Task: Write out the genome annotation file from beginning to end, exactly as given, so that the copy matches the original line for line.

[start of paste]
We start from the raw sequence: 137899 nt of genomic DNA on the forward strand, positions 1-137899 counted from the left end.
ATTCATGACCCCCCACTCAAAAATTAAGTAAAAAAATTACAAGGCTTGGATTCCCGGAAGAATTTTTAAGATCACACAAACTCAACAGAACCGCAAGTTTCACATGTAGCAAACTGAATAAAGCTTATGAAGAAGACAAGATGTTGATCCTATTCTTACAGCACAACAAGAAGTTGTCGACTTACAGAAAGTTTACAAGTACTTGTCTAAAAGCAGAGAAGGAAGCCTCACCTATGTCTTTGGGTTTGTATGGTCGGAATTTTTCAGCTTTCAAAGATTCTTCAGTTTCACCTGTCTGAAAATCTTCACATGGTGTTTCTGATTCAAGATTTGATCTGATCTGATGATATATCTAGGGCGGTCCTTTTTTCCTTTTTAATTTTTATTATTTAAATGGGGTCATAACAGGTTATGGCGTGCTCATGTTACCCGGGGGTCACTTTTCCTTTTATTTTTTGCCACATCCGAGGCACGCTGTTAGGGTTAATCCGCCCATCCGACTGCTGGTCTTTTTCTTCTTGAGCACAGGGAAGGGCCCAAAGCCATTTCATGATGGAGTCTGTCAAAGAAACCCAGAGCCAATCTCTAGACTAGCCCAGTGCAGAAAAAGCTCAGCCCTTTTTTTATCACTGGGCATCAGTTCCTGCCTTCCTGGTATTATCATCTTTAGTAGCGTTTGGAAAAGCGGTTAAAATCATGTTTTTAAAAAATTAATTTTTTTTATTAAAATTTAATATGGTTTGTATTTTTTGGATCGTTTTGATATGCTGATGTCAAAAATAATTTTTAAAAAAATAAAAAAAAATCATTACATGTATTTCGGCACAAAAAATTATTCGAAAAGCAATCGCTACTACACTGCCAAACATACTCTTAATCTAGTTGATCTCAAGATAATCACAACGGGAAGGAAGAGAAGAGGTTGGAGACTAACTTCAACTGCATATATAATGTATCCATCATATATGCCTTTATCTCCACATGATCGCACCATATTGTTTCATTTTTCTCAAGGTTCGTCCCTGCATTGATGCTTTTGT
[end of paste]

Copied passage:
We start from the raw sequence: 137899 nt of genomic DNA on the forward strand, positions 1-137899 counted from the left end.
ATTCATGACCCCCCACTCAAAAATTAAGTAAAAAAATTACAAGGCTTGGATTCCCGGAAGAATTTTTAAGATCACACAAACTCAACAGAACCGCAAGTTTCACATGTAGCAAACTGAATAAAGCTTATGAAGAAGACAAGATGTTGATCCTATTCTTACAGCACAACAAGAAGTTGTCGACTTACAGAAAGTTTACAAGTACTTGTCTAAAAGCAGAGAAGGAAGCCTCACCTATGTCTTTGGGTTTGTATGGTCGGAATTTTTCAGCTTTCAAAGATTCTTCAGTTTCACCTGTCTGAAAATCTTCACATGGTGTTTCTGATTCAAGATTTGATCTGATCTGATGATATATCTAGGGCGGTCCTTTTTTCCTTTTTAATTTTTATTATTTAAATGGGGTCATAACAGGTTATGGCGTGCTCATGTTACCCGGGGGTCACTTTTCCTTTTATTTTTTGCCACATCCGAGGCACGCTGTTAGGGTTAATCCGCCCATCCGACTGCTGGTCTTTTTCTTCTTGAGCACAGGGAAGGGCCCAAAGCCATTTCATGATGGAGTCTGTCAAAGAAACCCAGAGCCAATCTCTAGACTAGCCCAGTGCAGAAAAAGCTCAGCCCTTTTTTTATCACTGGGCATCAGTTCCTGCCTTCCTGGTATTATCATCTTTAGTAGCGTTTGGAAAAGCGGTTAAAATCATGTTTTTAAAAAATTAATTTTTTTTATTAAAATTTAATATGGTTTGTATTTTTTGGATCGTTTTGATATGCTGATGTCAAAAATAATTTTTAAAAAAATAAAAAAAAATCATTACATGTATTTCGGCACAAAAAATTATTCGAAAAGCAATCGCTACTACACTGCCAAACATACTCTTAATCTAGTTGATCTCAAGATAATCACAACGGGAAGGAAGAGAAGAGGTTGGAGACTAACTTCAACTGCATATATAATGTATCCATCATATATGCCTTTATCTCCACATGATCGCACCATATTGTTTCATTTTTCTCAAGGTTCGTCCCTGCATTGATGCTTTTGT